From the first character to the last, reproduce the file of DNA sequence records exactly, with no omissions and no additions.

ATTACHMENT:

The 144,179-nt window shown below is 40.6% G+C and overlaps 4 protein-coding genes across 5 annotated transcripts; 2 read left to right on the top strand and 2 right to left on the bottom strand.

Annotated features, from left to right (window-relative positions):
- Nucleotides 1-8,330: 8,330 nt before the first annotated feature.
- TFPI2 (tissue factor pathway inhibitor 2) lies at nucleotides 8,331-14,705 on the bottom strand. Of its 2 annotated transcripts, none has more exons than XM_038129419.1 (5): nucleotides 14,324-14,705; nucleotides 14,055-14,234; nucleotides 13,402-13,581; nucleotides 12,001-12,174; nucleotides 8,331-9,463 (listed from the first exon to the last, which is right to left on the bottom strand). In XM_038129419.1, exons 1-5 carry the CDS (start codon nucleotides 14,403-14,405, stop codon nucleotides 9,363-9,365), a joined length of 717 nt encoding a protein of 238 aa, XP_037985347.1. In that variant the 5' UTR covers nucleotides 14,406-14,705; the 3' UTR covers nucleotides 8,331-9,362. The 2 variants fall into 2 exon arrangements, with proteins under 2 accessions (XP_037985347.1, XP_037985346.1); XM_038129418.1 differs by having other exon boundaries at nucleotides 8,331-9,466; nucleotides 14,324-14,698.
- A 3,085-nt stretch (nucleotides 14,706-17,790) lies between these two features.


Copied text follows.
The 144,179-nt window shown below is 40.6% G+C and overlaps 4 protein-coding genes across 5 annotated transcripts; 2 read left to right on the top strand and 2 right to left on the bottom strand.

Annotated features, from left to right (window-relative positions):
- Nucleotides 1-8,330: 8,330 nt before the first annotated feature.
- TFPI2 (tissue factor pathway inhibitor 2) lies at nucleotides 8,331-14,705 on the bottom strand. Of its 2 annotated transcripts, none has more exons than XM_038129419.1 (5): nucleotides 14,324-14,705; nucleotides 14,055-14,234; nucleotides 13,402-13,581; nucleotides 12,001-12,174; nucleotides 8,331-9,463 (listed from the first exon to the last, which is right to left on the bottom strand). In XM_038129419.1, exons 1-5 carry the CDS (start codon nucleotides 14,403-14,405, stop codon nucleotides 9,363-9,365), a joined length of 717 nt encoding a protein of 238 aa, XP_037985347.1. In that variant the 5' UTR covers nucleotides 14,406-14,705; the 3' UTR covers nucleotides 8,331-9,362. The 2 variants fall into 2 exon arrangements, with proteins under 2 accessions (XP_037985347.1, XP_037985346.1); XM_038129418.1 differs by having other exon boundaries at nucleotides 8,331-9,466; nucleotides 14,324-14,698.
- A 3,085-nt stretch (nucleotides 14,706-17,790) lies between these two features.